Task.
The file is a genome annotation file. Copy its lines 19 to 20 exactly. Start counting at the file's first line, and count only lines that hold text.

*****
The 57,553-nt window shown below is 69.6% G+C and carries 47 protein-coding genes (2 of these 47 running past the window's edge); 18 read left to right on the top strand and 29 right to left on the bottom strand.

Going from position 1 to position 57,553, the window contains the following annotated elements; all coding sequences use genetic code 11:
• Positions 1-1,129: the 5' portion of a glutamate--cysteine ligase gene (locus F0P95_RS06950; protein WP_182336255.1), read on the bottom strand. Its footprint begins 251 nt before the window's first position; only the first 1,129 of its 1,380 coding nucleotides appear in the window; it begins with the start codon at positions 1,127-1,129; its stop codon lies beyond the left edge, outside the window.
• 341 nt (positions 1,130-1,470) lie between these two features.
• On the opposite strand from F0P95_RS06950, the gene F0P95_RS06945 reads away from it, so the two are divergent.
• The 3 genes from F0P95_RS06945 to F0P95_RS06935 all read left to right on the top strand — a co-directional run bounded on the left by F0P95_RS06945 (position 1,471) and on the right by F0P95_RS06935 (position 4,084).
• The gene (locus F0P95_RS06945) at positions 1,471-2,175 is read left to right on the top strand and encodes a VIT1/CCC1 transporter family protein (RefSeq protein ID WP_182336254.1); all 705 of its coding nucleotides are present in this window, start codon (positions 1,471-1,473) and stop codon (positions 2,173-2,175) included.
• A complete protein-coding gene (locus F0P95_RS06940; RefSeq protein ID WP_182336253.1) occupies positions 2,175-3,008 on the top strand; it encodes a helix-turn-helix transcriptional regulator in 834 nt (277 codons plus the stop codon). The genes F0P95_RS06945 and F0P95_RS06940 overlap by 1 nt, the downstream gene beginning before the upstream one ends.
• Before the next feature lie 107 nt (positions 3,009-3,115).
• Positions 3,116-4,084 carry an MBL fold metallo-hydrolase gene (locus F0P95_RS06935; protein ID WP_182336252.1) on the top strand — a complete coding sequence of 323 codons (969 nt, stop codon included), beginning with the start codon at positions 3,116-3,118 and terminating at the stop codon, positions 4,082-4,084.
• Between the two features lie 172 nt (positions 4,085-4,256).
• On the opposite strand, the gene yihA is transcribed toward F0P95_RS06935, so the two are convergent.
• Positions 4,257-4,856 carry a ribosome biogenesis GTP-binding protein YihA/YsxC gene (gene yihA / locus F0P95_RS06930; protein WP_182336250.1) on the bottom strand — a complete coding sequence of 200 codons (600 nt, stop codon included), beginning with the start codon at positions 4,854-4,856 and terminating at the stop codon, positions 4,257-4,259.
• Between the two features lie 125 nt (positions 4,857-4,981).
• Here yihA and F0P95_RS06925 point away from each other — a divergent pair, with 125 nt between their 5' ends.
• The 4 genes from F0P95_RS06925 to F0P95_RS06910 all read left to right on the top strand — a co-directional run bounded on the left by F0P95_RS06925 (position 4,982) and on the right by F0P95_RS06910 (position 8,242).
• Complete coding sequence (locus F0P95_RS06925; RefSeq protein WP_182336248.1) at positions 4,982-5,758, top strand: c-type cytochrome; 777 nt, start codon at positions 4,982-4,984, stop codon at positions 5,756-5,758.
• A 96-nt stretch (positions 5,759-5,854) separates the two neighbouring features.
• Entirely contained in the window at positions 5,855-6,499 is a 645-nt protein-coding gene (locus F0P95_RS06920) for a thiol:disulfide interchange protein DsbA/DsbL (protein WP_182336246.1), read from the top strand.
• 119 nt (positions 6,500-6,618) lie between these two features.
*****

• Entirely contained in the window at positions 5,855-6,499 is a 645-nt protein-coding gene (locus F0P95_RS06920) for a thiol:disulfide interchange protein DsbA/DsbL (protein WP_182336246.1), read from the top strand.
• 119 nt (positions 6,500-6,618) lie between these two features.